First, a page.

Actually I was so tired, that I couldn’t help being a bit “naughty” and doing the “half boiled frog” thing. What’s that? Well, one really nice thing about Japanese highlands onsen is that that evenings are cool and you can lie half sprawled on a lusciously cool smooth pool-side rock like some gangly salamander! This way your legs and back are warm and your upper body is cool – meaning you can stay in much longer than normal. I’m sure this is not proper Japanese onsen etiquette, but that first night there weren’t many guests so I didn’t shock too many people.
Back in the room, dinner was a massive set of courses, with fresh seafood (I’d let them know beforehand that I don’t eat meat) prepared in a multitude of ways. The highlights for me were the lightly piquant cubed toro tuna topped off with yamaimo-oroshi (finely grated mountain potato) in the yamakake style, and the assorted seafood dish served with sugar-free fig compote.
On the second night the manager, Mr. Harada, who is a really nice guy, offered to let me stay in a deluxe room downstairs because of a guest cancellation. Never one to deny a free offer, I hurriedly packed my stuff, and my Nakaya (house maid) moved everything downstairs. The room itself wasn’t drastically different, until that is, I got to the bathroom. Then I discovered why people book the downstairs rooms. For there, just outside the usual shower area, was a wooden rotenburo about the size of two large tea boxes. It was wonderfully weathered and had a continuous stream of hot spring water flowing through it. That night, after feeling assured that the surrounding hedge would offer a little privacy, I sat in that rotenburo for about an hour, soaking in the steamy flow, meditating, and listening to the night sounds in the surrounding forest – just magical!
There is plenty to do around the Sanraku, although you really need to have a self-drive rental car or a private hire car to do the area justice. You can take your pick of golf courses, the local free footbath outside the Nasu Onsen Shrine, the Mt. Chausu ropeway which takes you up to a panoramic view of the area, the Minamigaoka working dairy farm open to the public and great for kids, the Nasu Safari Park, the Ima Farm cheese factory, or, my favorite, the many cafes and restaurants stretching from the Sanraku down the hill towards the Tohoku Expressway below. I guess the area is attractive to artists since alongside the cafes you can often find galleries as well.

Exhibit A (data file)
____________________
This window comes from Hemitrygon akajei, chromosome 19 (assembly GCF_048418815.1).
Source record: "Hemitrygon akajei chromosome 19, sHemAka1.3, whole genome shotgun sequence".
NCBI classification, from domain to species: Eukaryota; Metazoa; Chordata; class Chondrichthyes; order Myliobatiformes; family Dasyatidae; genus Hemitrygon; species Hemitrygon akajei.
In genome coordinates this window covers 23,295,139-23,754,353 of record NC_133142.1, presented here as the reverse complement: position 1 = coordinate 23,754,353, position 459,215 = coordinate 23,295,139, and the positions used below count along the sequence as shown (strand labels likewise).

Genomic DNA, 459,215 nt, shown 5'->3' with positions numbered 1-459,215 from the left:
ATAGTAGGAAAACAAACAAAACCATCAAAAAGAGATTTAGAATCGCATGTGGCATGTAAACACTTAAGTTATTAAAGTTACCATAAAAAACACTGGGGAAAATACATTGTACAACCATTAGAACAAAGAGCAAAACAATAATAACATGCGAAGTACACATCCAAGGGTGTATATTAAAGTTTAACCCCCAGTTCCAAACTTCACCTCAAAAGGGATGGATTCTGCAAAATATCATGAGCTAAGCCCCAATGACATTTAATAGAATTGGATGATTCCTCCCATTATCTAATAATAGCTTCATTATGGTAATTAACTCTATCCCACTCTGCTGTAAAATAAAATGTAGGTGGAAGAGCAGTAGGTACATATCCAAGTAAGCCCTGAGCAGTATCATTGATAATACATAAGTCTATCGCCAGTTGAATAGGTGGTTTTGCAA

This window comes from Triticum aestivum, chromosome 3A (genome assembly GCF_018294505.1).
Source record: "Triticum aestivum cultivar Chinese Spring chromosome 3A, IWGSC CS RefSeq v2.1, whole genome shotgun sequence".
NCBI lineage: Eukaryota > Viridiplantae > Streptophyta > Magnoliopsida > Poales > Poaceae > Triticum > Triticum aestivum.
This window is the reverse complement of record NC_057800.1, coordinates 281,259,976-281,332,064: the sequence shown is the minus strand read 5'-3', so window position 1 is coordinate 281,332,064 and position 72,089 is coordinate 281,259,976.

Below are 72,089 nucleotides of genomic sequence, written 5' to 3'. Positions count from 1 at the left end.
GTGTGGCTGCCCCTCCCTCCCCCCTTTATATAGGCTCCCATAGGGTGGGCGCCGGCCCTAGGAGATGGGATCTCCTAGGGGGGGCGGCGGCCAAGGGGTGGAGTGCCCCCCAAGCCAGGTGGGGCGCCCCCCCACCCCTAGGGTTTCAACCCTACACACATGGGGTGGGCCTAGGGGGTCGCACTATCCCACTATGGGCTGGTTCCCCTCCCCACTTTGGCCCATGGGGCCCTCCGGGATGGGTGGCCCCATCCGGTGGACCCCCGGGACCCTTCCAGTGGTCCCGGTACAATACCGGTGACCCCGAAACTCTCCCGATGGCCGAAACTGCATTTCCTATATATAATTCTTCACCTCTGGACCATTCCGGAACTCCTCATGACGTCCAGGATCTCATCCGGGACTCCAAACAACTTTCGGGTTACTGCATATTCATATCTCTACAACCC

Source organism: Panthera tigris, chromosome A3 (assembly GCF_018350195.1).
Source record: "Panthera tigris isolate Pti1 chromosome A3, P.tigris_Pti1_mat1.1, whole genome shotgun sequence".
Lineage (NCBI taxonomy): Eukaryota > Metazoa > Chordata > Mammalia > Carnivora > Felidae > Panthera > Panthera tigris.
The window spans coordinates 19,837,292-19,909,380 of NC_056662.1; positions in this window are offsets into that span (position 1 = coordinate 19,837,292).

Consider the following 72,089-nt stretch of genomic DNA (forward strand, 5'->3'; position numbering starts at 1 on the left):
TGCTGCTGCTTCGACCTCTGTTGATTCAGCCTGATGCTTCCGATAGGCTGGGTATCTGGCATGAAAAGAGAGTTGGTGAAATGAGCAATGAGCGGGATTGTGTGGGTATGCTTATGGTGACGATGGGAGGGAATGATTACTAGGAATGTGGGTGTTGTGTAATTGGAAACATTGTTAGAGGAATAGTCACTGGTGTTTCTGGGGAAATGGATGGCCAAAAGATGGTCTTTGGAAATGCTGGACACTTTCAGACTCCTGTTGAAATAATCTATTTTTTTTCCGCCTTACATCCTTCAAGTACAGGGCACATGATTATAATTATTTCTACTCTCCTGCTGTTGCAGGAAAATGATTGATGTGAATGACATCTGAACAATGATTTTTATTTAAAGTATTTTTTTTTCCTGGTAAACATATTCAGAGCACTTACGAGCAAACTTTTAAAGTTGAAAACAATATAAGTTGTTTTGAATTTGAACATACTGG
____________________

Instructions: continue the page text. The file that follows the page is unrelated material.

Getting to the Sanraku needs a bit of planning if you are not driving. You can either catch the Shinkansen to Nasu-Shiobara station then then catch a bus or taxi the final 10km. You can also rent a car at Nasu-Shiobara station and drive up. Lastly, so long as you reserve ahead of time, there is a hotel shuttle that will come pick you up from the Shinkansen.
In fact, I rode to the Sanraku on my bicycle! I traveled up about 80km from Kinugawa in the south. Although getting there wasn’t that difficult, I have to say that the 500m elevation climb over the last 6km was unexpected and a bit brutal after a full day’s ride – I was extremely happy to make it up to the top! Still, it was well worth it. Sanraku is one of those places you want to keep in the back of your mind if you ever want to take someone special to stay up North.